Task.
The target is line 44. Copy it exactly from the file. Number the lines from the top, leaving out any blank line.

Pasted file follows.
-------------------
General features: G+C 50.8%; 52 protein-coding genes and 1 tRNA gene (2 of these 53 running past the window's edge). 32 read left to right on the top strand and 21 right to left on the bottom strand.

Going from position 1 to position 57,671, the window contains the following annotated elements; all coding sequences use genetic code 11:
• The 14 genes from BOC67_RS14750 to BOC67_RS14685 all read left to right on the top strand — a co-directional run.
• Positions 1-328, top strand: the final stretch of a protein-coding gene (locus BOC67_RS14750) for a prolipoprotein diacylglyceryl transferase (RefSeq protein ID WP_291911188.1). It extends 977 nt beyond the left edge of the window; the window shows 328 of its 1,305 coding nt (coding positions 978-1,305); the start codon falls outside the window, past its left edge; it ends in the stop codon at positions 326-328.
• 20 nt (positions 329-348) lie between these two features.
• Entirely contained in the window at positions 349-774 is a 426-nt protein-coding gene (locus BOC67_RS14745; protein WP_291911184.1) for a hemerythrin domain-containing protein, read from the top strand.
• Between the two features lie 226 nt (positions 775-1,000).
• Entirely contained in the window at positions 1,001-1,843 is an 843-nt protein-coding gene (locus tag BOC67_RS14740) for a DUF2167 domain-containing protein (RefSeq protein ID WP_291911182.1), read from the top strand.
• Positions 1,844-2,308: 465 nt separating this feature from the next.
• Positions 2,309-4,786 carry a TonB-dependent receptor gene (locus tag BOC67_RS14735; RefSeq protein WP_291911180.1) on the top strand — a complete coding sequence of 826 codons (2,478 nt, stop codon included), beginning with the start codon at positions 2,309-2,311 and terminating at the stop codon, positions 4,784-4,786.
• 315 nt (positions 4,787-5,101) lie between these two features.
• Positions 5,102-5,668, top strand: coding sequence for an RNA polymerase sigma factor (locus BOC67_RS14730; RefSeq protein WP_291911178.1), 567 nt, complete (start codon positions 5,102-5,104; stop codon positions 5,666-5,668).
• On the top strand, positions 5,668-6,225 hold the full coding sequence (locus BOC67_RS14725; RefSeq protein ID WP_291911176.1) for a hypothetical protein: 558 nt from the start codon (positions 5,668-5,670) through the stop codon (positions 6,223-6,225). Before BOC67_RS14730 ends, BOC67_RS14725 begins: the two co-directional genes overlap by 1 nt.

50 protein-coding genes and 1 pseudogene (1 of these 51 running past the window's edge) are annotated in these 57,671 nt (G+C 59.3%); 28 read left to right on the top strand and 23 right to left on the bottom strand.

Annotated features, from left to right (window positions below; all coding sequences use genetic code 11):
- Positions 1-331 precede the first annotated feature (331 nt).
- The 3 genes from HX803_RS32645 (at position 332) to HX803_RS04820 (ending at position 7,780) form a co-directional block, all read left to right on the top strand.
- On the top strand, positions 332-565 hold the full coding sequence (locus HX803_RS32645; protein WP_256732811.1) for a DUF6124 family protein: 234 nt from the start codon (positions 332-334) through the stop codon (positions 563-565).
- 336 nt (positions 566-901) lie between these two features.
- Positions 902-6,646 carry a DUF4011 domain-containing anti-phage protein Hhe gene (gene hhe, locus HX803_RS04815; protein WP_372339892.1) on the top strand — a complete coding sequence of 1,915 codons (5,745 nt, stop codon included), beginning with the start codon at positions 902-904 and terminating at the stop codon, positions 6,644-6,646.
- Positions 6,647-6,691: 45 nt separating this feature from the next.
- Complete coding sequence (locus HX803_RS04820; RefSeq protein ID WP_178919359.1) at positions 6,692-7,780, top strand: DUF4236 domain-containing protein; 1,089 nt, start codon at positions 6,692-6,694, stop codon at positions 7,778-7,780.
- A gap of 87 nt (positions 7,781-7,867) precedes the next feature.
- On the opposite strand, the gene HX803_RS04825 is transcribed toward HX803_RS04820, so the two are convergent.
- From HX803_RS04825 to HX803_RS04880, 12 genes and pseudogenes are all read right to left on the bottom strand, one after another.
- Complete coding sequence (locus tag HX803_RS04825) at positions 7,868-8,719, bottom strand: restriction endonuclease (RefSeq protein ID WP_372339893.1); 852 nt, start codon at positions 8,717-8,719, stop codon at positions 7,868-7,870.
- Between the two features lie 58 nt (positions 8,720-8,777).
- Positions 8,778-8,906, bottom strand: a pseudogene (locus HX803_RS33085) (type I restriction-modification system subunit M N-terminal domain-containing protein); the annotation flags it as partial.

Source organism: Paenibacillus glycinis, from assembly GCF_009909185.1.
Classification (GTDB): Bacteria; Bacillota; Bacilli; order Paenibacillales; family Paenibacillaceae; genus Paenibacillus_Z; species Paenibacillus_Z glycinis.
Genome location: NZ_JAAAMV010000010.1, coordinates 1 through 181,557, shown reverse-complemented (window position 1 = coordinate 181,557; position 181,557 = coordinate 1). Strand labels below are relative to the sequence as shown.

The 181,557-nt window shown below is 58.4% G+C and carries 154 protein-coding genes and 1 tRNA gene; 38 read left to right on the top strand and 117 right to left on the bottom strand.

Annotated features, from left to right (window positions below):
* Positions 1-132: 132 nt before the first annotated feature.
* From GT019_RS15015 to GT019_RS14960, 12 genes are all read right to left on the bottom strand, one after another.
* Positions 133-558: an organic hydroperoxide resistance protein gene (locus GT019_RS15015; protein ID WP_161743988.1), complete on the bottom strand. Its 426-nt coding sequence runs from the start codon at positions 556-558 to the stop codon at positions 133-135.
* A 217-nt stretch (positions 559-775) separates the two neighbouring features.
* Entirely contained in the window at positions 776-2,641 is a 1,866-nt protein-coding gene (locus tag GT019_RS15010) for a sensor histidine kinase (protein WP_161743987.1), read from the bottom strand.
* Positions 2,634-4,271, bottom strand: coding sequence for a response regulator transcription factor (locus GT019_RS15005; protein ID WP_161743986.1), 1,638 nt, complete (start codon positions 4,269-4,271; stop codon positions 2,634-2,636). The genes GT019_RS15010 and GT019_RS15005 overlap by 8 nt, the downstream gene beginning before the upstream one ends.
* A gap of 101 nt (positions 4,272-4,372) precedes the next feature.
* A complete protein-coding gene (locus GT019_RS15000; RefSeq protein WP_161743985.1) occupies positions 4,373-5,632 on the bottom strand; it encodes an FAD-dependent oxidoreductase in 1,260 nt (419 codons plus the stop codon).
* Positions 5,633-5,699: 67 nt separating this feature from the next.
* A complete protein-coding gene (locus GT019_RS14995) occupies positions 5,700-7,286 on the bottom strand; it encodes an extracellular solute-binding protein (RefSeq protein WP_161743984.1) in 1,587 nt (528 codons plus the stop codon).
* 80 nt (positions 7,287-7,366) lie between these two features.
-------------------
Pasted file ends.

* 80 nt (positions 7,287-7,366) lie between these two features.